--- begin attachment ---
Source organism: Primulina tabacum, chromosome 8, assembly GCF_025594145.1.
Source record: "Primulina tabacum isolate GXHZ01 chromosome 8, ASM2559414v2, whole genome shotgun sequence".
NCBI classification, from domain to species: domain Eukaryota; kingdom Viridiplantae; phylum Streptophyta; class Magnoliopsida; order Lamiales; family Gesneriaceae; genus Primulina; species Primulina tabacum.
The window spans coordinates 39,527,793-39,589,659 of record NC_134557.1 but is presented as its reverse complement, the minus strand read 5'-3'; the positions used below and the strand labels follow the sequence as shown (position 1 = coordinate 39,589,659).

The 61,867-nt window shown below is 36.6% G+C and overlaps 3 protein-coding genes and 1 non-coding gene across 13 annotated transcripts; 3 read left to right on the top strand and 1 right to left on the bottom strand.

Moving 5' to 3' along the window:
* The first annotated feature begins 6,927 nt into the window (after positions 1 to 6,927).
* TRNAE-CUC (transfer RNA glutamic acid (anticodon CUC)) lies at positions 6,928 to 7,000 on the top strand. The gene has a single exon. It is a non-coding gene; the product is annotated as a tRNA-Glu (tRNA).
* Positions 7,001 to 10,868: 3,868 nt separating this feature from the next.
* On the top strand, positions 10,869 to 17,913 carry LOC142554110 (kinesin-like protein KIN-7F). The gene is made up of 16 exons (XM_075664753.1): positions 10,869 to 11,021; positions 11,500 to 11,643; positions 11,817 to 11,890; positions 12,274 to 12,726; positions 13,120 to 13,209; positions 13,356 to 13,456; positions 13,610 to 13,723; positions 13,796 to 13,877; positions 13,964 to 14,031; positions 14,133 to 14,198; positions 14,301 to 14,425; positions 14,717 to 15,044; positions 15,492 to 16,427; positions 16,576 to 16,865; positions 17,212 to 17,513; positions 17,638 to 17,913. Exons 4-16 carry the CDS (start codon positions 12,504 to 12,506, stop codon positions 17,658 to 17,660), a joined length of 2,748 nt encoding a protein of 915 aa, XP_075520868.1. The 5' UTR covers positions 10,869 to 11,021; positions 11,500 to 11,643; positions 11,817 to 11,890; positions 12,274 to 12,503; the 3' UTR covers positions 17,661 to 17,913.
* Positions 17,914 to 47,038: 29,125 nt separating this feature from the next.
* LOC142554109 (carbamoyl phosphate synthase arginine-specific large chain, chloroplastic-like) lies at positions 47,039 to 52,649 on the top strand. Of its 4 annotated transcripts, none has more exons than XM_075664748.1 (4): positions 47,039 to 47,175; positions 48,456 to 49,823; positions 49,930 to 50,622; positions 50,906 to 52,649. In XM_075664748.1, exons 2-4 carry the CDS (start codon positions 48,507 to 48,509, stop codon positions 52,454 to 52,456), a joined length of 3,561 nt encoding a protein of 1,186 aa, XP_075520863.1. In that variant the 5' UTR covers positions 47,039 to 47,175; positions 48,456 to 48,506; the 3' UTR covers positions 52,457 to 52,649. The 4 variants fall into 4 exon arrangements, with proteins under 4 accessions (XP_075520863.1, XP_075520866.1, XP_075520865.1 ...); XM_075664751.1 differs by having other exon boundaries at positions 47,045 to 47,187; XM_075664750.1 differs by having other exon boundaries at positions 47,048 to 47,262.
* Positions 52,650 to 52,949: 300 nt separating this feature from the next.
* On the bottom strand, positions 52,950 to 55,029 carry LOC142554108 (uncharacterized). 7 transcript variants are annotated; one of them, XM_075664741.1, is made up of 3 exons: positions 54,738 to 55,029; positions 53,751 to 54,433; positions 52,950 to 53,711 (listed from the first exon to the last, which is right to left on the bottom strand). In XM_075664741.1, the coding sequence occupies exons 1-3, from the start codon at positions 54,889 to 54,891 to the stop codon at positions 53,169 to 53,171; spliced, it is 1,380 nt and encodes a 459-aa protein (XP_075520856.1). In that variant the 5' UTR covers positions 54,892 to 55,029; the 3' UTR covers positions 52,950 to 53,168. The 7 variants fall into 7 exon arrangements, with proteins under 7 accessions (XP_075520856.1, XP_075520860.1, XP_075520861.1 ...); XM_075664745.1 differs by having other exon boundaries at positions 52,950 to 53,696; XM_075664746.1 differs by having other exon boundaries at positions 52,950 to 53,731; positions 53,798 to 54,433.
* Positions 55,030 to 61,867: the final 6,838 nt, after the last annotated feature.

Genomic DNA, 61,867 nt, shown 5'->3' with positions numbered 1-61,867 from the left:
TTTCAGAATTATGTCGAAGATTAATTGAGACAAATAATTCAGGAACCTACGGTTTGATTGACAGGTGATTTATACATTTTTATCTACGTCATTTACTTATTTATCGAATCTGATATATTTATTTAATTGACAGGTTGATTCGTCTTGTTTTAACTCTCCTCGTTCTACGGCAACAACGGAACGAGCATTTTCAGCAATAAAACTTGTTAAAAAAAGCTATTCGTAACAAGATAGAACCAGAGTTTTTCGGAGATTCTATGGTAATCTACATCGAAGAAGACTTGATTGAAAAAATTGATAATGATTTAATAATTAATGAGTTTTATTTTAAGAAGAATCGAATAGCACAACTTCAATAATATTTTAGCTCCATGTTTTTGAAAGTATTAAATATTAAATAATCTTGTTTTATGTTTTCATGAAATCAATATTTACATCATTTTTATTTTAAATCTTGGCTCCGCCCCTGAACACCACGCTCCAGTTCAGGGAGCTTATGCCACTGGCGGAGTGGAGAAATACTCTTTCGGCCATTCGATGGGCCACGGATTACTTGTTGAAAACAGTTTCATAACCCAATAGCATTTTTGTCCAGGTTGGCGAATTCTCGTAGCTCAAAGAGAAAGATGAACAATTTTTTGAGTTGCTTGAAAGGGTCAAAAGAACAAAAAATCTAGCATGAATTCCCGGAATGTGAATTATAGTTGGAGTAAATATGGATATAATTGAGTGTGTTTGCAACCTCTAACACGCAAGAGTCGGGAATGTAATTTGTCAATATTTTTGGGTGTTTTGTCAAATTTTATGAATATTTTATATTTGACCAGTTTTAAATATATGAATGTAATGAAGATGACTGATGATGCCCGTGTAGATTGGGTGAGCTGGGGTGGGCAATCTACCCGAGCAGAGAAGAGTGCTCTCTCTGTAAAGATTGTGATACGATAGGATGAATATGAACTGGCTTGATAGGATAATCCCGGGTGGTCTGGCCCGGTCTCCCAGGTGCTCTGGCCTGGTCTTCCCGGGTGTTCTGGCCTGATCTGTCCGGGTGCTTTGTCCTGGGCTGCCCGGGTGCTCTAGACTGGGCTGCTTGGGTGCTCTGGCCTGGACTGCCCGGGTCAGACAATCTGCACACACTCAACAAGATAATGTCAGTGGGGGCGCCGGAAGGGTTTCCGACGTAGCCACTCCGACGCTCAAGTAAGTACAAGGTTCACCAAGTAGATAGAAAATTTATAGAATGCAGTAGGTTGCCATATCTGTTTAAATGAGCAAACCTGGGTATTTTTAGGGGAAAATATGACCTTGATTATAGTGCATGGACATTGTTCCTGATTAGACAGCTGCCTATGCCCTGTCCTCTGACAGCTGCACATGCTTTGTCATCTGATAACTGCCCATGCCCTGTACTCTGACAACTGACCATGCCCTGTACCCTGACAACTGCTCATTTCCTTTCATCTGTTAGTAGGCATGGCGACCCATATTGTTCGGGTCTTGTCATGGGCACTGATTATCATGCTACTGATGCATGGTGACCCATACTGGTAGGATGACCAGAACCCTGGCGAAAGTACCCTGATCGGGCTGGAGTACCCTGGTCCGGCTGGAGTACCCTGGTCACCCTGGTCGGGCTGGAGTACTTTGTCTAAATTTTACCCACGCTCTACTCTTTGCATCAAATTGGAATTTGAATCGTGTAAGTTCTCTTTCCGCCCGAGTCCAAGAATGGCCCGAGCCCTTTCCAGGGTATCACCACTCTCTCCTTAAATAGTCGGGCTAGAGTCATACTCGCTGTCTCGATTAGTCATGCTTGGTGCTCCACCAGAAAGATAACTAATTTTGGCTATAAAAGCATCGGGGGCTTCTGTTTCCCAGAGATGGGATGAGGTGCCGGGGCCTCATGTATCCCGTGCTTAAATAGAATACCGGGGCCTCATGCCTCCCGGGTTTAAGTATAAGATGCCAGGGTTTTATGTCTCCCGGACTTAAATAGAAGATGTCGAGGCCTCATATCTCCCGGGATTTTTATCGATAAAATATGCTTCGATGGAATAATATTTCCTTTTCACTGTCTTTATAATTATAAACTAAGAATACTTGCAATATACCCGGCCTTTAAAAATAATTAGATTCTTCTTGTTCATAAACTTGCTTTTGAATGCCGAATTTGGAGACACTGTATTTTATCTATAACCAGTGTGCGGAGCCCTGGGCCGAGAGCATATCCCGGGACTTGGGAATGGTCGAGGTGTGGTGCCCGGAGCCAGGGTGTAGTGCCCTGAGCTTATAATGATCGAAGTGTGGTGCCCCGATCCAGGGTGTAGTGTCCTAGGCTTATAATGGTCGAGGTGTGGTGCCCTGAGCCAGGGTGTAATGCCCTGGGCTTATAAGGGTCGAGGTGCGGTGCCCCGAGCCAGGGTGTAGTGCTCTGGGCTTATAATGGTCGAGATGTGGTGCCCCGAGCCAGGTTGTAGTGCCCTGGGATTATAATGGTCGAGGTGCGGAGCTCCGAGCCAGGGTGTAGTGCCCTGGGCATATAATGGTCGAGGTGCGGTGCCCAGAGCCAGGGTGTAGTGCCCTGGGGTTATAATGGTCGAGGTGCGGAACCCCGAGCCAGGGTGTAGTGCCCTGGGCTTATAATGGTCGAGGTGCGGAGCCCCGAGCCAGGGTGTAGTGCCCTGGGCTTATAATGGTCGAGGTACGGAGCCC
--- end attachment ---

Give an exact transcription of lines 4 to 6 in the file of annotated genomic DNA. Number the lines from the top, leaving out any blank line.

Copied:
The window spans coordinates 39,527,793-39,589,659 of record NC_134557.1 but is presented as its reverse complement, the minus strand read 5'-3'; the positions used below and the strand labels follow the sequence as shown (position 1 = coordinate 39,589,659).

The 61,867-nt window shown below is 36.6% G+C and overlaps 3 protein-coding genes and 1 non-coding gene across 13 annotated transcripts; 3 read left to right on the top strand and 1 right to left on the bottom strand.

Moving 5' to 3' along the window: